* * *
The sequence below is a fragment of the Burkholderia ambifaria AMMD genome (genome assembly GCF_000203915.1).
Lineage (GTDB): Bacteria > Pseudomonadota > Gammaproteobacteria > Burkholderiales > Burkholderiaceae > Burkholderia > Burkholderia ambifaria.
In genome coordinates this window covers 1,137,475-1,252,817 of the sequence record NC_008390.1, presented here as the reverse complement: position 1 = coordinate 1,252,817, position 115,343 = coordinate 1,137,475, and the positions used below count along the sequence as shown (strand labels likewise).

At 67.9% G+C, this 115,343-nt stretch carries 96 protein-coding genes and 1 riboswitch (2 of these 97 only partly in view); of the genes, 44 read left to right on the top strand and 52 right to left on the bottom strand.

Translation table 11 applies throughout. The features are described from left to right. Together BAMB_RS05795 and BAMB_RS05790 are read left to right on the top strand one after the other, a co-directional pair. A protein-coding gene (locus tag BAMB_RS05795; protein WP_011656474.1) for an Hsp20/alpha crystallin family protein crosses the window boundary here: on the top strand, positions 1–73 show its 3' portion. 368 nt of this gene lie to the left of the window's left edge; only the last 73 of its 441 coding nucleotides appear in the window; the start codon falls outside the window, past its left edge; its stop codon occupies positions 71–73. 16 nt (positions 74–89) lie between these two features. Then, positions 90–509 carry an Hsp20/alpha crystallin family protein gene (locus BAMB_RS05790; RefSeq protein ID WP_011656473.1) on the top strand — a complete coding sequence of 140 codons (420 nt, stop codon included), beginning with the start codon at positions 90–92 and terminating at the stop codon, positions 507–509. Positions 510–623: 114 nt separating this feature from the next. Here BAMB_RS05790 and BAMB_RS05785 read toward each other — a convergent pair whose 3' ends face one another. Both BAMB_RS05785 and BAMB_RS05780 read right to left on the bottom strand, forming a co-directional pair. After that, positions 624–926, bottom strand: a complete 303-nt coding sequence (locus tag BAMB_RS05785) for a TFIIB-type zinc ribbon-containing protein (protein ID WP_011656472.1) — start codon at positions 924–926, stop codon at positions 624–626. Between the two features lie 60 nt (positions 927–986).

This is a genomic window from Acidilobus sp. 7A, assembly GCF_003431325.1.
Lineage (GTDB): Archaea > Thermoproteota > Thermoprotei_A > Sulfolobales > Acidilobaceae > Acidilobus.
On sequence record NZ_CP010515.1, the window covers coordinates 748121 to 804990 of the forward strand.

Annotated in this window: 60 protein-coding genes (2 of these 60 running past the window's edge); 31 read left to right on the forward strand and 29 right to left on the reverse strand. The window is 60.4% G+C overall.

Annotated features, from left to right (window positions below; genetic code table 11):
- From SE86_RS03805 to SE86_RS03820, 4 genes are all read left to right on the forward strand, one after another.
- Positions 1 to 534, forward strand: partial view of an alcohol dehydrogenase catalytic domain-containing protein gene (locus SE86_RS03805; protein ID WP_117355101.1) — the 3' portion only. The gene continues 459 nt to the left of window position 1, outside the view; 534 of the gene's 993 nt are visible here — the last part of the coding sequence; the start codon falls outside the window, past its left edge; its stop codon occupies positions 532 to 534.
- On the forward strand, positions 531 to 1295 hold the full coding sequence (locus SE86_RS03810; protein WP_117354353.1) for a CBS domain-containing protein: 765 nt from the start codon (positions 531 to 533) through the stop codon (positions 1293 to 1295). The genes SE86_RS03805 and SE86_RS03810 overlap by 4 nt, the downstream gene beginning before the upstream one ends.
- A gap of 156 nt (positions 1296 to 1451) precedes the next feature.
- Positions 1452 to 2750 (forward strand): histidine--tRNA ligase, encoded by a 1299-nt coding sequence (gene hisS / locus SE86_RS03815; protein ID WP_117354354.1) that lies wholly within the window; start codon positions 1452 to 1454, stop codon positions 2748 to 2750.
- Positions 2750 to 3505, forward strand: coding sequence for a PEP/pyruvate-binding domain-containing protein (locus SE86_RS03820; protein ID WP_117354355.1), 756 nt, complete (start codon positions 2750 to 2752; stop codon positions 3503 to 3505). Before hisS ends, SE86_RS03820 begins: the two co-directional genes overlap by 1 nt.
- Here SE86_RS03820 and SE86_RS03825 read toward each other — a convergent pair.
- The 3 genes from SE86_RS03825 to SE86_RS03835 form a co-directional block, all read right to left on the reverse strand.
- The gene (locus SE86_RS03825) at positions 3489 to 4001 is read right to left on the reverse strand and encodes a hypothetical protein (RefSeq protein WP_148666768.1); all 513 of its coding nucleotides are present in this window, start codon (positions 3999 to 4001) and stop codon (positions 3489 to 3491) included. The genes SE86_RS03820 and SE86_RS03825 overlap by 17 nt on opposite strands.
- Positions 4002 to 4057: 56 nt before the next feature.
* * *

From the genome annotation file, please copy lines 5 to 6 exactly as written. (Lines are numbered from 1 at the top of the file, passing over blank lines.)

Translation table 11 applies throughout. The features are described from left to right. Together BAMB_RS05795 and BAMB_RS05790 are read left to right on the top strand one after the other, a co-directional pair. A protein-coding gene (locus tag BAMB_RS05795; protein WP_011656474.1) for an Hsp20/alpha crystallin family protein crosses the window boundary here: on the top strand, positions 1–73 show its 3' portion. 368 nt of this gene lie to the left of the window's left edge; only the last 73 of its 441 coding nucleotides appear in the window; the start codon falls outside the window, past its left edge; its stop codon occupies positions 71–73. 16 nt (positions 74–89) lie between these two features. Then, positions 90–509 carry an Hsp20/alpha crystallin family protein gene (locus BAMB_RS05790; RefSeq protein ID WP_011656473.1) on the top strand — a complete coding sequence of 140 codons (420 nt, stop codon included), beginning with the start codon at positions 90–92 and terminating at the stop codon, positions 507–509. Positions 510–623: 114 nt separating this feature from the next. Here BAMB_RS05790 and BAMB_RS05785 read toward each other — a convergent pair whose 3' ends face one another. Both BAMB_RS05785 and BAMB_RS05780 read right to left on the bottom strand, forming a co-directional pair. After that, positions 624–926, bottom strand: a complete 303-nt coding sequence (locus tag BAMB_RS05785) for a TFIIB-type zinc ribbon-containing protein (protein ID WP_011656472.1) — start codon at positions 924–926, stop codon at positions 624–626. Between the two features lie 60 nt (positions 927–986).

This is a genomic window from Acidilobus sp. 7A, assembly GCF_003431325.1.